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Dianne Bos and Doug Welch: Echoes Between Light and Darkness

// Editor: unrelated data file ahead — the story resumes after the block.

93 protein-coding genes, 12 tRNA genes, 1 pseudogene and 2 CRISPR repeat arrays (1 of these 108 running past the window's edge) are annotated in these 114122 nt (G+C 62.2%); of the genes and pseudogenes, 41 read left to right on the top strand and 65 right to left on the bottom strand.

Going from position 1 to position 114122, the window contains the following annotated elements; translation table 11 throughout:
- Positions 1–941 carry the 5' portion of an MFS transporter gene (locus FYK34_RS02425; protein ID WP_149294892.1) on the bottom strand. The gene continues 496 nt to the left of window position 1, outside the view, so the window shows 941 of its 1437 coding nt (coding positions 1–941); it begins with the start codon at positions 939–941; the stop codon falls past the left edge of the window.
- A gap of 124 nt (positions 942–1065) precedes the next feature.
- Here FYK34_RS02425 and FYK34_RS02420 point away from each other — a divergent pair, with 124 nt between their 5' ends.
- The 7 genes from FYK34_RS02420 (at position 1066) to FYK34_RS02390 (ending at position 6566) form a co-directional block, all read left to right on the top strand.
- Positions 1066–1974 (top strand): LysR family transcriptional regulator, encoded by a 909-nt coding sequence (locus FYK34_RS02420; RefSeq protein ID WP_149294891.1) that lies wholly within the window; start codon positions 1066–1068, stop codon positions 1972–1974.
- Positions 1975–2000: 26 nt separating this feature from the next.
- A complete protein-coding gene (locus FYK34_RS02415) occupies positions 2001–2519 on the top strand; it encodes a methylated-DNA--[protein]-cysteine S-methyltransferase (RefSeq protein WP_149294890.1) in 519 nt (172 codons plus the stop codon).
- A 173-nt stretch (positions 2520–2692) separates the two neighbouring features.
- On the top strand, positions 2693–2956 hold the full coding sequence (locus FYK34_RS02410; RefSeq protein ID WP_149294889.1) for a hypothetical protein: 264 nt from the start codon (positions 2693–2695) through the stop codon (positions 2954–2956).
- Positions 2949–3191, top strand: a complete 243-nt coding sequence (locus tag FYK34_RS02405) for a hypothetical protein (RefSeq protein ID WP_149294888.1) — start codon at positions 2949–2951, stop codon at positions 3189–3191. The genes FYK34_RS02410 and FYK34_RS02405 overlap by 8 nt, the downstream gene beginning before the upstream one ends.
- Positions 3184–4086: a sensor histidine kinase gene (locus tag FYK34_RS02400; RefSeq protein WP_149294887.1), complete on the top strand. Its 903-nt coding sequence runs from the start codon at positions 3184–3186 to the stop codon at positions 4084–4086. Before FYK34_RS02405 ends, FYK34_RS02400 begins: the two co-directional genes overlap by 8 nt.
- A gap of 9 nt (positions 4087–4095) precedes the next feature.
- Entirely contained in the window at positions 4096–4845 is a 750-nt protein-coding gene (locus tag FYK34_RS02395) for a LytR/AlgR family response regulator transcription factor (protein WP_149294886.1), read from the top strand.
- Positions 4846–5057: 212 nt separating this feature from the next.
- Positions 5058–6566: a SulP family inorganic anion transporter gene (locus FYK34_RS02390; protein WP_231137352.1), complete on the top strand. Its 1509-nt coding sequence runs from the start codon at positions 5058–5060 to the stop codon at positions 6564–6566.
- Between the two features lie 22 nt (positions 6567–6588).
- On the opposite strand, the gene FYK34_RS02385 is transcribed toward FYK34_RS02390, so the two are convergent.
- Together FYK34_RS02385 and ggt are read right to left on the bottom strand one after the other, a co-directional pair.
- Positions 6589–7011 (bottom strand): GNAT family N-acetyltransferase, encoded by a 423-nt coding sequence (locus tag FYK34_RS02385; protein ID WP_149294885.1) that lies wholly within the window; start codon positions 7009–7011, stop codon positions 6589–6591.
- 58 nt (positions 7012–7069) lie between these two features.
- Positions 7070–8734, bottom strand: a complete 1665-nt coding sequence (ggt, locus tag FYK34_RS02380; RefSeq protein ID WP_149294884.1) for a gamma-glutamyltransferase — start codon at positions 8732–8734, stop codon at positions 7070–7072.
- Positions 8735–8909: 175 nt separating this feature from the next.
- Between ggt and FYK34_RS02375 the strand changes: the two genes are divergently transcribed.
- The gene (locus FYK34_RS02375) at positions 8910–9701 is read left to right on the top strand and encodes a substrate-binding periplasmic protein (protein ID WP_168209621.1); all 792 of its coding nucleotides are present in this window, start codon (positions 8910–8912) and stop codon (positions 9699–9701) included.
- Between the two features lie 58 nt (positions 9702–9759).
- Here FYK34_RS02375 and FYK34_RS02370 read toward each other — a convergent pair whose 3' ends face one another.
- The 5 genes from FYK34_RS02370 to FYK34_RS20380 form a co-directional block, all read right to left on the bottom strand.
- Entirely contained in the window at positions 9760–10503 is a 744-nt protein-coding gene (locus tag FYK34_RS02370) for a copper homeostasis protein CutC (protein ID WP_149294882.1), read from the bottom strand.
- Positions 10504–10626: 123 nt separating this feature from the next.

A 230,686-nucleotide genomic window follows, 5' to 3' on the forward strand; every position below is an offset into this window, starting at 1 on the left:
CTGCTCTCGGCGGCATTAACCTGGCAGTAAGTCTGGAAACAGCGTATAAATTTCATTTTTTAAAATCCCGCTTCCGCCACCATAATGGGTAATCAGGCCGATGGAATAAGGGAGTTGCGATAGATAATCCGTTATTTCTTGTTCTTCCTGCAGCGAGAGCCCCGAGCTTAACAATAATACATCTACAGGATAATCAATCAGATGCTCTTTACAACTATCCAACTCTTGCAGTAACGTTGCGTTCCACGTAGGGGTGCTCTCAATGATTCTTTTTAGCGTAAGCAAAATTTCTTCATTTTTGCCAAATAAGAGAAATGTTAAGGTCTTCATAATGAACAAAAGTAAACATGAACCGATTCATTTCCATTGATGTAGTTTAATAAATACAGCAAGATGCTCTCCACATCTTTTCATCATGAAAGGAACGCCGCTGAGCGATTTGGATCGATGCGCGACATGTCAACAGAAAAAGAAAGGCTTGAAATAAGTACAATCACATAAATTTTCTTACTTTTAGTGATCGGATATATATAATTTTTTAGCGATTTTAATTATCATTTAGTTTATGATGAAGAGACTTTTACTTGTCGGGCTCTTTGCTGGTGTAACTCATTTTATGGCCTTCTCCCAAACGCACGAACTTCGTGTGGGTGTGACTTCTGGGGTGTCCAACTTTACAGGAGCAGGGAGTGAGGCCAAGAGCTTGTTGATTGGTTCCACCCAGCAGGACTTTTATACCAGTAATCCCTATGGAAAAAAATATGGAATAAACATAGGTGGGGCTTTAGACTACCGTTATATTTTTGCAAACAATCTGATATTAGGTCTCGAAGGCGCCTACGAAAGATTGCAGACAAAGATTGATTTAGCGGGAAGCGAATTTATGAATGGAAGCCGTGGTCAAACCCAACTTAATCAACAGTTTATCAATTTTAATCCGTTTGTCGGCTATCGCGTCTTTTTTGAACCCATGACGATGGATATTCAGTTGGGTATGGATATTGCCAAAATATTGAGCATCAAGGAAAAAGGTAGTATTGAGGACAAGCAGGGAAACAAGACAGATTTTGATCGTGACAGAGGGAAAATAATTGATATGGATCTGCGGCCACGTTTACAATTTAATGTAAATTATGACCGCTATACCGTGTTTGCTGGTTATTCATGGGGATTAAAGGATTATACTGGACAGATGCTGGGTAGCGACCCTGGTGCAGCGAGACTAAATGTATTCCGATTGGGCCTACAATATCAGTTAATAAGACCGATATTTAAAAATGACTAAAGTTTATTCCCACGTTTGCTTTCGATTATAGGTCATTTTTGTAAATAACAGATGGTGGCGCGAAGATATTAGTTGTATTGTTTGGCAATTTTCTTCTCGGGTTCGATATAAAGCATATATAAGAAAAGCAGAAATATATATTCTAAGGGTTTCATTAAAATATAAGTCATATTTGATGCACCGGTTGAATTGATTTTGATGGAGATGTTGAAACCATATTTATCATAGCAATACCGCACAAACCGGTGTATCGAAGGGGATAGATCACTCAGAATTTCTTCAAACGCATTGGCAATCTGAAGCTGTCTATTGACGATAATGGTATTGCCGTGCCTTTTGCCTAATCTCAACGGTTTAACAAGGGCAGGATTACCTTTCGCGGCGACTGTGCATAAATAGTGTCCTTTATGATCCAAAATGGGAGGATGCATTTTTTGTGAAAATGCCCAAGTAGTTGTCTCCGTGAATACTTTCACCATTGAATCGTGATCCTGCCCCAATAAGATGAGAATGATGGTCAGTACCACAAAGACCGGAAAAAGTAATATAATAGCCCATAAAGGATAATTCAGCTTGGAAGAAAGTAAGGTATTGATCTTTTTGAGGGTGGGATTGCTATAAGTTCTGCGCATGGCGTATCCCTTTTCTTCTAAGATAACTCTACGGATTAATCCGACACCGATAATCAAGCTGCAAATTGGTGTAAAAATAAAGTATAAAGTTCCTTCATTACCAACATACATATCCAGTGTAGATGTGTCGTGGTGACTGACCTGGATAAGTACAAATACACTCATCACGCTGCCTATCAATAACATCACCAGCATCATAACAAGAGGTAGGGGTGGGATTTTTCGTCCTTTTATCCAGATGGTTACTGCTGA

In celebration of the International Year of Astronomy, the installation Light Echo at the McMaster Museum of Art provides an unusual collaboration between Calgary artist Dianne Bos and Hamilton astronomer Doug Welch. The work, named after the phenomenological traces of cataclysmic events known as supernovas, provides a recreation of the Tycho supernova and the Cas A supernova, which exploded during the 16th and 17th centuries. By combining Welch’s field research with artworks from the university’s permanent collection, Bos and Welch have also transformed the gallery space into a mise en scène of a period artist’s studio to allow viewers to experience the starry skies as they would have appeared five centuries ago. “Earth was considered to be the centre of the universe and the heavens were supposed to be perfect and unchanging,” explains Welch in a related text. “By re-enacting the Tycho supernova of 1572, we are recreating the first time astronomers truly understood that supernovas actually took place far outside Earth’s atmosphere … In many ways a supernova is a nexus of destruction, transformation, and creation.” Echoing Welch, Bos’ choice for an artist’s studio as the site of another kind of explosion, one of artistic creativity, seems not only timely but also indicative of the continuing interface between art and science. (1280 Main St W, Hamilton ON)

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